|Posted on April 10, 2016 at 11:05 AM||comments (54)|
When I first began working with my acupuncturist I assumed that she would just start sticking needles in and that would be that. I was pretty surprised that I had to go through a diagnosis process during the first visit. It was similar to any visit to a doctor, and at the same time very different. I know that I mentioned this earlier, but now I would like to explore a bit of the “why” involved in the process.
Ancient Chinese Medicine, including acupuncture, is meant to work with the body’s own natural healing abilities to bring both the body and the spirit back in balance. Ancient Chinese Medicine believed and believes that both are necessary to achieve wellness (Wilkowski). This means that all of the diagnostic tools look at the body as a whole.
The initial visit usually includes some type of health questionnaire. A health questionnaire just makes sense for any health practitioner. After all, it’s important to know about pre-existing conditions, medications, and general health. I didn’t even question that one.
Then came the tongue examination. Why is it important and included in every visit? The tongue is one of the maps of your body’s Qi (often pronounced chee or kee). Qi is the vital life energy circulating through your body, and is a balance of both positive and negative.
By looking at the color, coating, and shape of your tongue, your acupuncturist can tell a lot about your Qi. The color of the tongue indicates heat. Your tongue has a coating (even if you brush or scrape your tongue). The thickness of the coating, as well as the color of the coating, can indicate imbalances in certain organs. The tongue tends to change shape and size according to the amount of fluid the body retains or loses. Other deficiencies can also change the shape and size of the tongue (Try Acupuncture).
After checking my tongue, my pulse was checked. My acupuncturist checks my pulse in both wrists. Sometimes she will check in my ankles, as I have bad arthritis in both feet and fibromyalgia that affects my ability to walk without a lot of pain. Your practitioner will check pulses according to your needs. It’s all part of the life flow and energy circulating throughout your body.
Next time, we’ll look at how the information from these tools are used to help your acupuncturist determine how to treat you.
Remember, if you have questions about your treatment plan – Ask! And if you have questions about what is included in my blog posts, please post a comment.
Try Acupuncture.org. The Importance of the Tongue in Traditional Chinese Medicine. http://tryacupuncture.org/the-importance-of-the-tongue-in-traditional-chinese-medicine/
Wilkowski, Rebecca A. Acupuncture: Ancient Medicine for a New Millennium. Qi: The Journal of Traditional Eastern Health & Fitness, http://www.qi-journal.com/acupuncture.asp?Name=Ancient%20Medicine%20for%20a%20New%20Millennium&-token.D=Article
|Posted on October 24, 2015 at 1:05 AM||comments (0)|
Hi, I’m Laurie. Like many of us, I turned to acupuncture because I hadn’t found sufficient pain relief from traditional medicine without massive doses of narcotics. I was lucky, I had a friend who suggested acupuncture and referred me to a wonderful acupuncturist - Mandi. My friend was able to tell me what to expect, who would be good, and why it would help. For many, there isn’t anyone to do the referring.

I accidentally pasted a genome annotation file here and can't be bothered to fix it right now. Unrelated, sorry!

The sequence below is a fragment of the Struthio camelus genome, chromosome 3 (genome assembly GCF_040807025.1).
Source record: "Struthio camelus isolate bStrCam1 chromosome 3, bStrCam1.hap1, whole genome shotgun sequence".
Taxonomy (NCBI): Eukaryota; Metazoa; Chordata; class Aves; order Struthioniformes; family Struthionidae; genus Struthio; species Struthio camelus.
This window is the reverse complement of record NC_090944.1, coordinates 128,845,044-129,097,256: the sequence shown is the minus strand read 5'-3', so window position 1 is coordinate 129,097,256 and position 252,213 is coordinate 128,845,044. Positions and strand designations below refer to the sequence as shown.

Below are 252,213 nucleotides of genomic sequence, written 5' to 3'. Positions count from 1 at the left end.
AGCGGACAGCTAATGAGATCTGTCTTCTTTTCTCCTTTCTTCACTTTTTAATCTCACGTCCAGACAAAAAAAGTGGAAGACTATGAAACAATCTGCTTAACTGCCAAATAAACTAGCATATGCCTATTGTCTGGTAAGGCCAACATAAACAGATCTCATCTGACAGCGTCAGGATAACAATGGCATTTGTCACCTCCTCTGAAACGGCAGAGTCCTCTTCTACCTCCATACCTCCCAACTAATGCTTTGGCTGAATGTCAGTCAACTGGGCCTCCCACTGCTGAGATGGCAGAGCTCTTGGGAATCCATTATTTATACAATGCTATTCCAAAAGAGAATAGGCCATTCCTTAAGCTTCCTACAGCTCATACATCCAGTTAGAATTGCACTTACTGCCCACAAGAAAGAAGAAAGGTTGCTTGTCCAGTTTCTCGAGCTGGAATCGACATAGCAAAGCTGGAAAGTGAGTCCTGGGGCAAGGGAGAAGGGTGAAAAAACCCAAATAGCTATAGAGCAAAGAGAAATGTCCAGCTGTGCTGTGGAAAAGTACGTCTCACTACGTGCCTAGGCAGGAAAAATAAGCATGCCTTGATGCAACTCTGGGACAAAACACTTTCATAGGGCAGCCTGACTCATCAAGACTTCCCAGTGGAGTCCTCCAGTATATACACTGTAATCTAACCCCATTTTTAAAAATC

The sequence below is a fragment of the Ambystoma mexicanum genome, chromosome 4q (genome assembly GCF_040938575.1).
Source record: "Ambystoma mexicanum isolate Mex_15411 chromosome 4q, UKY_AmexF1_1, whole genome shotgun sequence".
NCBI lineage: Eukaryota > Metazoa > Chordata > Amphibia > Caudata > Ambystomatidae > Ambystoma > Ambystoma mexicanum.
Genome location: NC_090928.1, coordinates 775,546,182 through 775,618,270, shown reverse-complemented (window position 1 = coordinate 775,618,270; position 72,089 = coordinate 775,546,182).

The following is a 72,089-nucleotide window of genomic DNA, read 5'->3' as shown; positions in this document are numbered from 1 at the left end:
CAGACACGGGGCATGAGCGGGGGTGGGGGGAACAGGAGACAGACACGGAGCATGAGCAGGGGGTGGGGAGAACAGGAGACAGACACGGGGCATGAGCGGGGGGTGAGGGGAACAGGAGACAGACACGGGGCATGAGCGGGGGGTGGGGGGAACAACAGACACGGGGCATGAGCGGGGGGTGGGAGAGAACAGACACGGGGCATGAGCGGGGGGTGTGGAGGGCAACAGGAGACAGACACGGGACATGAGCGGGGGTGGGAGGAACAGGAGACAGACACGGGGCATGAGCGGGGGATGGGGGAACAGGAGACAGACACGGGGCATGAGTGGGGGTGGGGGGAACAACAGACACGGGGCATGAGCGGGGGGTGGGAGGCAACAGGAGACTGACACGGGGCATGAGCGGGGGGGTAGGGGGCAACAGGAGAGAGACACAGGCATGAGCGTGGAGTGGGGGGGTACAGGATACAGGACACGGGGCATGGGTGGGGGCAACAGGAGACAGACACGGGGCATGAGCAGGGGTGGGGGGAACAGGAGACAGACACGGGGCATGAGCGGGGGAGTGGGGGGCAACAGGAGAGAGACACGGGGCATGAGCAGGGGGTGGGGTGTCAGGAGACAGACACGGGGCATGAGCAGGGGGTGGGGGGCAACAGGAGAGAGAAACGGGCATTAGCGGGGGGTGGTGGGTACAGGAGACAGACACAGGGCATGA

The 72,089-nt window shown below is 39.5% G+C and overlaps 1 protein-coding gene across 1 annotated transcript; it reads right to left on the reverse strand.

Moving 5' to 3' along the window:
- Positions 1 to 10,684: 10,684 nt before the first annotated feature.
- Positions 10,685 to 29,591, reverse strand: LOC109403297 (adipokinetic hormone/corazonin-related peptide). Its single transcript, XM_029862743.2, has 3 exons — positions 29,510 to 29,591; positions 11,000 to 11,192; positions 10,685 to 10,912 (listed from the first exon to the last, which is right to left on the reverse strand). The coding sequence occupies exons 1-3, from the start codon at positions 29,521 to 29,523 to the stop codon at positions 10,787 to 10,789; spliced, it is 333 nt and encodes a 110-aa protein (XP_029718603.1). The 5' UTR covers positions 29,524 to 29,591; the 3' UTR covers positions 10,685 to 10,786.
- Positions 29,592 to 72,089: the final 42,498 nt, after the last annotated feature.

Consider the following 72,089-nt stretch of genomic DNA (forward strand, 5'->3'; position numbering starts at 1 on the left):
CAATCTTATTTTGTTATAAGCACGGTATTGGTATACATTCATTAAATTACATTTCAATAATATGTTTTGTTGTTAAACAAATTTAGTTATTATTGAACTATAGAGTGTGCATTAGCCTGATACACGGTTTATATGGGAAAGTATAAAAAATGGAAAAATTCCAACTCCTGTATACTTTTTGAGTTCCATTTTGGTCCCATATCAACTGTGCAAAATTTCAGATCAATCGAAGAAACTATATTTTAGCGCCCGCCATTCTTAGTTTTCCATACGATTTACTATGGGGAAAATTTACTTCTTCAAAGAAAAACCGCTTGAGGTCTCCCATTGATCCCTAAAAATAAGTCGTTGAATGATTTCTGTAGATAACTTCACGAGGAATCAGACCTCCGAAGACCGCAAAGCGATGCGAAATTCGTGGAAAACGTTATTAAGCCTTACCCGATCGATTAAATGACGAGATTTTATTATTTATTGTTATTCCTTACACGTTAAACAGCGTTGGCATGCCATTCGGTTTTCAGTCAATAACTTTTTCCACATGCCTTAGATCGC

Being a naturally curious sort, I’ve asked a lot of questions during my time here. I’ve also begun to do a lot of research. I hope that what I share will be of help to you, as it has been of help to me.
Today is Acupuncture and Oriental Medicine Day, so I thought I’d celebrate by sharing what I experienced on my first visit for acupuncture. Maybe this will answer some of the questions and concerns that are keeping you from booking your first appointment!
I was a little surprised that I had to fill out a health questionnaire before I even arrived for my first appointment. It was a lot like those I had filled out for every medical office I had ever been to. When I arrived, Mandi spent time reviewing the paperwork with me (observing me the whole time). She then asked me to stick out my tongue. After looking at it closely, she made some notes. Further conversation followed, and another look at my tongue. Then we moved to the treatment room, which was dimly lit and had low soothing music playing. I removed my shoes and socks and lay down on the table. Mandi checked my pulse, using 3 fingers on each wrist. She then moved to my feet and began inserting needles. I did feel a little tiny poke with the first needle because I was tensed up and expecting it, but it was so minute that I laughed. I really didn’t feel anything after that. I just relaxed for about 20 minutes and enjoyed a quiet time listening to the music.
Everyone has a different experience before, during and after their treatments, but acupuncturists like Mandi complete thousands of hours of training and their goal is to make you feel better – not to hurt you. Like any good health practitioner, they work with you to come up with a plan that works for you, and with all of the other pieces of your health care regime. This has certainly been my experience.
Stay tuned for more information on acupuncture and oriental medicine. Why does Mandi look at your tongue? What do the needles do? Where do the practices come from? Have a question? Let me know and I’ll try to find out. Like I said – I’m a naturally curious sort, and I like to research!
Happy Acupuncture and Oriental Medicine Day!